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5 Ways to Instill Better Test Studying Skills for Your Students

Posted by Sarah Renner-Pugh on November 01, 2016
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According to a report from the National Center for Education Statistics, 66 percent of students leave college for non-financial reasons, despite the staggering costs.

Daniel Willingham, a cognitive scientist and professor of psychology at the University of Virginia, suggests that “most students have never been taught how to study and the strategies they devise on their own don’t work.” His research over the last 15 years has focused on education and how cognitive science can influence how we teach and how students learn.

How many students have you encountered who only reread their notes or highlighted passages to study for a big test? Often students repeat the information without absorbing the facts.

High school is the perfect time to revisit study skills with students and provide some tactics for students to get the most out of study time.

  1. Flash cards are a tried and true study aid. The creation of flash cards by identifying key terms as well as studying with flash cards to provide a single cue for a larger concept are skills that will aid students.

  2. Studying multiple days in advance of the test aids retention. Cramming the night before the test or studying in marathon sessions are not effective.

  3. Many students overestimate their understanding of the material, often called “illusion of knowing.” To combat this, students should try delayed judgement: wait at least one hour after studying to take a practice quiz. As they take the quiz, students should consider whether they know the material based on the question alone (without looking at multiple choice answers). Once they’ve answered the question, students should judge whether they would get the answer correct on a test.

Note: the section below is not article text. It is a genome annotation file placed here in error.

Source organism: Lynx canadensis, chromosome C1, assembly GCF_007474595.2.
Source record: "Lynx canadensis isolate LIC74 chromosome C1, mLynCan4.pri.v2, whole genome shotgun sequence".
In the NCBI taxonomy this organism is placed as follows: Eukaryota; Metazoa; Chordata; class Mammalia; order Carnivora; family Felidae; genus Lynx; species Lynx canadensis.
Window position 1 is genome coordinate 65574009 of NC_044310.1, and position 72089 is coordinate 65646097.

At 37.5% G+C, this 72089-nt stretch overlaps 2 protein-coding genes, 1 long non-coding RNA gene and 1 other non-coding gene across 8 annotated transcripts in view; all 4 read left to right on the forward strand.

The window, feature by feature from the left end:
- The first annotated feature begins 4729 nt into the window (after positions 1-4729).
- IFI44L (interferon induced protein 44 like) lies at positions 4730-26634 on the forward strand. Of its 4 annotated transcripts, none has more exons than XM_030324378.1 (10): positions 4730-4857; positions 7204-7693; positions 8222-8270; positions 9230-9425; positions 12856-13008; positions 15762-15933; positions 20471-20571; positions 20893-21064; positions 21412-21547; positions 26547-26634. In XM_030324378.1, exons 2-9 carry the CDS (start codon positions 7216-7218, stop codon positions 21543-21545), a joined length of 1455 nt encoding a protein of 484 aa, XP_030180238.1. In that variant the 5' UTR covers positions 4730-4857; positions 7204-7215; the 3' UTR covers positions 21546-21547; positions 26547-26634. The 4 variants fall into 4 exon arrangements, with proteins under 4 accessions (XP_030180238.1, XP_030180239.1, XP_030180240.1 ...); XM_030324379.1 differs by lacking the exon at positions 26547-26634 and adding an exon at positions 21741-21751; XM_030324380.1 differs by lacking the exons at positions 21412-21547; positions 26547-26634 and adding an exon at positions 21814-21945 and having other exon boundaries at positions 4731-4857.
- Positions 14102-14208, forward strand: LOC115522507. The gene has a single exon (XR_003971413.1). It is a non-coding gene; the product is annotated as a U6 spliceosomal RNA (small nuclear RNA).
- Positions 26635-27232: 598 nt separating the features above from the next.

4. Provide direct and explicit instruction on reading comprehension strategies. Reading comprehension is important across subjects, and studies show that teaching multiple reading comprehension strategies is more effective than teaching students to rely on one. Provide exercises that teach students a combination of strategies, such as summarizing, making connections between new text and previous knowledge, and identifying the main idea.

  5. Encourage students to identify the ways they learn best. Some students can read a paragraph of text and absorb the information (reading comprehension helps with this), but others may find watching a video, looking at charts and graphs, or listening to a lecture are more effective. A great study tactic is to translate material into the way the study learns best, such as writing a summary of content, drawing a graph, or talking about the subject with a friend.
Do you have any other study strategies that you teach your students? Please share in the comments!

 

Topics: K-12 Education, Education Technology

Sarah Renner-Pugh

Written by Sarah Renner-Pugh

Sarah Renner-Pugh is the Digital Marketing Manager at Chalkable. With more than 10 years of marketing and communications experience, she loves honing the voice of a brand and determining how to best reach her audience. Sarah’s diverse background includes work in advertising, higher education publishing, and non-profit consulting.